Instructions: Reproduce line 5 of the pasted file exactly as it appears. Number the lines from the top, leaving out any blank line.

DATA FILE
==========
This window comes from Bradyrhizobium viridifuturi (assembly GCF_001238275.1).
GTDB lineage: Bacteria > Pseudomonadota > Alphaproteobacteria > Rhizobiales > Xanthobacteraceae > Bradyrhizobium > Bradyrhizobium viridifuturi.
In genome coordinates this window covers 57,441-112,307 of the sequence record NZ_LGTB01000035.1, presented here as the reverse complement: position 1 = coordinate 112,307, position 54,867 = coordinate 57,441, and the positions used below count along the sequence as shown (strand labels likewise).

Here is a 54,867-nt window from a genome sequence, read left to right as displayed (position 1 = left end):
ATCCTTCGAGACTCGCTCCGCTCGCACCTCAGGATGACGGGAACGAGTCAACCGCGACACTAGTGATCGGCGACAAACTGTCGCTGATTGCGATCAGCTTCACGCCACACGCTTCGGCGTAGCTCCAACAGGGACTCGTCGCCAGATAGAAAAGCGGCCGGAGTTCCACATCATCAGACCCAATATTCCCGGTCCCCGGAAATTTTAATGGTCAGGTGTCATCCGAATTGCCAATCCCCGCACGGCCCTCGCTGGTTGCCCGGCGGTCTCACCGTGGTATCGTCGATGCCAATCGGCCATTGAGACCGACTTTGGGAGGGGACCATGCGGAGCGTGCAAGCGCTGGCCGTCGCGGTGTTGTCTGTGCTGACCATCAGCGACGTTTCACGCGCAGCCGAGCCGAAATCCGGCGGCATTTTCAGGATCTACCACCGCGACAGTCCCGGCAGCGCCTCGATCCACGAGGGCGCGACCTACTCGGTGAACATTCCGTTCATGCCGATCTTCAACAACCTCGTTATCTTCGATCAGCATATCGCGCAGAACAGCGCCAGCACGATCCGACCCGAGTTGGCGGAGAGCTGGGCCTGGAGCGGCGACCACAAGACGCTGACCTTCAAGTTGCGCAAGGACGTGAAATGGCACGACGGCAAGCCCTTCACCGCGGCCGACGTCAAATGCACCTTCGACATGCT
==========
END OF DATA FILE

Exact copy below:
ATCCTTCGAGACTCGCTCCGCTCGCACCTCAGGATGACGGGAACGAGTCAACCGCGACACTAGTGATCGGCGACAAACTGTCGCTGATTGCGATCAGCTTCACGCCACACGCTTCGGCGTAGCTCCAACAGGGACTCGTCGCCAGATAGAAAAGCGGCCGGAGTTCCACATCATCAGACCCAATATTCCCGGTCCCCGGAAATTTTAATGGTCAGGTGTCATCCGAATTGCCAATCCCCGCACGGCCCTCGCTGGTTGCCCGGCGGTCTCACCGTGGTATCGTCGATGCCAATCGGCCATTGAGACCGACTTTGGGAGGGGACCATGCGGAGCGTGCAAGCGCTGGCCGTCGCGGTGTTGTCTGTGCTGACCATCAGCGACGTTTCACGCGCAGCCGAGCCGAAATCCGGCGGCATTTTCAGGATCTACCACCGCGACAGTCCCGGCAGCGCCTCGATCCACGAGGGCGCGACCTACTCGGTGAACATTCCGTTCATGCCGATCTTCAACAACCTCGTTATCTTCGATCAGCATATCGCGCAGAACAGCGCCAGCACGATCCGACCCGAGTTGGCGGAGAGCTGGGCCTGGAGCGGCGACCACAAGACGCTGACCTTCAAGTTGCGCAAGGACGTGAAATGGCACGACGGCAAGCCCTTCACCGCGGCCGACGTCAAATGCACCTTCGACATGCT